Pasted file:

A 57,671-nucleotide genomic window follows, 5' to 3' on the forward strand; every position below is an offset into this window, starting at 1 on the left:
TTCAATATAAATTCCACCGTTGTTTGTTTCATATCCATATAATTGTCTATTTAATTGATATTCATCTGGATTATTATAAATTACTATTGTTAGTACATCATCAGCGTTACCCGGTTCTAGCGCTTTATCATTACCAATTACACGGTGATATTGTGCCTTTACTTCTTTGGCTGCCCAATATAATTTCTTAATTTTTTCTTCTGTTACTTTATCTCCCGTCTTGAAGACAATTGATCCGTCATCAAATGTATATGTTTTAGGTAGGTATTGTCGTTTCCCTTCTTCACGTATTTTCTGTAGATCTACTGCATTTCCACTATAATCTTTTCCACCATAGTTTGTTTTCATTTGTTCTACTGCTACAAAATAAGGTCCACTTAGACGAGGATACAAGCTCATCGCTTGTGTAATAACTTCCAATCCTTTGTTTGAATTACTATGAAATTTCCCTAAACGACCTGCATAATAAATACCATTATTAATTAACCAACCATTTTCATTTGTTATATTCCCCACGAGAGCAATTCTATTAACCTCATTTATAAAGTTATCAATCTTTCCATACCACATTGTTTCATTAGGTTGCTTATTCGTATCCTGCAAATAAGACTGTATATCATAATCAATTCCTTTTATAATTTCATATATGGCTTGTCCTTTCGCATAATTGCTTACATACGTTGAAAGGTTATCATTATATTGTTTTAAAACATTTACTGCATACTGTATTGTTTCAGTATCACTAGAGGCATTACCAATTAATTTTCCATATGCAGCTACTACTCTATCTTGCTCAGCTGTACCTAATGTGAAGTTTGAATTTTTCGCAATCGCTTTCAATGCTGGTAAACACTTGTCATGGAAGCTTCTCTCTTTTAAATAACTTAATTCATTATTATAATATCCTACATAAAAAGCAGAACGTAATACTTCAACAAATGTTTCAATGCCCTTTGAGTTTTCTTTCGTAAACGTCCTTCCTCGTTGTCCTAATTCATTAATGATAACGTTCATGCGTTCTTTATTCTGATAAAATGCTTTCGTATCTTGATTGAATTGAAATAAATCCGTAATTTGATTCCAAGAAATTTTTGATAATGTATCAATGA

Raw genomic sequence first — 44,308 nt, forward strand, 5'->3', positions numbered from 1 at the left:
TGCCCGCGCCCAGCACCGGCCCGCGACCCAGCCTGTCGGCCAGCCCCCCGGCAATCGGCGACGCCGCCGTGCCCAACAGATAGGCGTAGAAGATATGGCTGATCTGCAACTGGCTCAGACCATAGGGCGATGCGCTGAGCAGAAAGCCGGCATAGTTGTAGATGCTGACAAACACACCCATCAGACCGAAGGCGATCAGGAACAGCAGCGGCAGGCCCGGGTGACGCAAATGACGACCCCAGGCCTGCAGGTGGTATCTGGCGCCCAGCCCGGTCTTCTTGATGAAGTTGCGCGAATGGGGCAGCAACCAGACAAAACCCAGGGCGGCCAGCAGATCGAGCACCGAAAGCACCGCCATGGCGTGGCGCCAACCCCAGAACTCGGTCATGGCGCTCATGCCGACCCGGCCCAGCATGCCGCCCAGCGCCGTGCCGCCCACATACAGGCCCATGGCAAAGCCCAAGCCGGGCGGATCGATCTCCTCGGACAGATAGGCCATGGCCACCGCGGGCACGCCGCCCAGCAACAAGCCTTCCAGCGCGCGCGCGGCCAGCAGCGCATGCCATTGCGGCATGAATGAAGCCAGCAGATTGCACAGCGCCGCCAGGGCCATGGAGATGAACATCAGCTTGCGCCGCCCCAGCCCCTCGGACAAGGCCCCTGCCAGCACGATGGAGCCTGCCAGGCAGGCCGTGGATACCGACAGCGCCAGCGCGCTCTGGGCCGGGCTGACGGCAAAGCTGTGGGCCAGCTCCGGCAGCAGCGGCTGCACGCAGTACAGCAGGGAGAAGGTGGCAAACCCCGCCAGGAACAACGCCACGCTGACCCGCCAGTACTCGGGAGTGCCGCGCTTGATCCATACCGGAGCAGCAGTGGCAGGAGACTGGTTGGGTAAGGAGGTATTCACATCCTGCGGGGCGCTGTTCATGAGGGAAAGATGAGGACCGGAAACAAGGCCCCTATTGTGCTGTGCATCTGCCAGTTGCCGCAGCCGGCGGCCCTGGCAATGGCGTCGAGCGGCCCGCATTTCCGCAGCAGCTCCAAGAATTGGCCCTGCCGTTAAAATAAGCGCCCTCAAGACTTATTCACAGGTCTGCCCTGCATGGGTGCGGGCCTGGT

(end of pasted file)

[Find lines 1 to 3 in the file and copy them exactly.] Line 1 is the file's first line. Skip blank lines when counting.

A 57,671-nucleotide genomic window follows, 5' to 3' on the forward strand; every position below is an offset into this window, starting at 1 on the left:
TTCAATATAAATTCCACCGTTGTTTGTTTCATATCCATATAATTGTCTATTTAATTGATATTCATCTGGATTATTATAAATTACTATTGTTAGTACATCATCAGCGTTACCCGGTTCTAGCGCTTTATCATTACCAATTACACGGTGATATTGTGCCTTTACTTCTTTGGCTGCCCAATATAATTTCTTAATTTTTTCTTCTGTTACTTTATCTCCCGTCTTGAAGACAATTGATCCGTCATCAAATGTATATGTTTTAGGTAGGTATTGTCGTTTCCCTTCTTCACGTATTTTCTGTAGATCTACTGCATTTCCACTATAATCTTTTCCACCATAGTTTGTTTTCATTTGTTCTACTGCTACAAAATAAGGTCCACTTAGACGAGGATACAAGCTCATCGCTTGTGTAATAACTTCCAATCCTTTGTTTGAATTACTATGAAATTTCCCTAAACGACCTGCATAATAAATACCATTATTAATTAACCAACCATTTTCATTTGTTATATTCCCCACGAGAGCAATTCTATTAACCTCATTTATAAAGTTATCAATCTTTCCATACCACATTGTTTCATTAGGTTGCTTATTCGTATCCTGCAAATAAGACTGTATATCATAATCAATTCCTTTTATAATTTCATATATGGCTTGTCCTTTCGCATAATTGCTTACATACGTTGAAAGGTTATCATTATATTGTTTTAAAACATTTACTGCATACTGTATTGTTTCAGTATCACTAGAGGCATTACCAATTAATTTTCCATATGCAGCTACTACTCTATCTTGCTCAGCTGTACCTAATGTGAAGTTTGAATTTTTCGCAATCGCTTTCAATGCTGGTAAACACTTGTCATGGAAGCTTCTCTCTTTTAAATAACTTAATTCATTATTATAATATCCTACATAAAAAGCAGAACGTAATACTTCAACAAATGTTTCAATGCCCTTTGAGTTTTCTTTCGTAAACGTCCTTCCTCGTTGTCCTAATTCATTAATGATAACGTTCATGCGTTCTTTATTCTGATAAAATGCTTTCGTATCTTGATTGAATTGAAATAAATCCGTAATTTGATTCCAAGAAATTTTTGATAATGTATCAATGA

Raw genomic sequence first — 44,308 nt, forward strand, 5'->3', positions numbered from 1 at the left: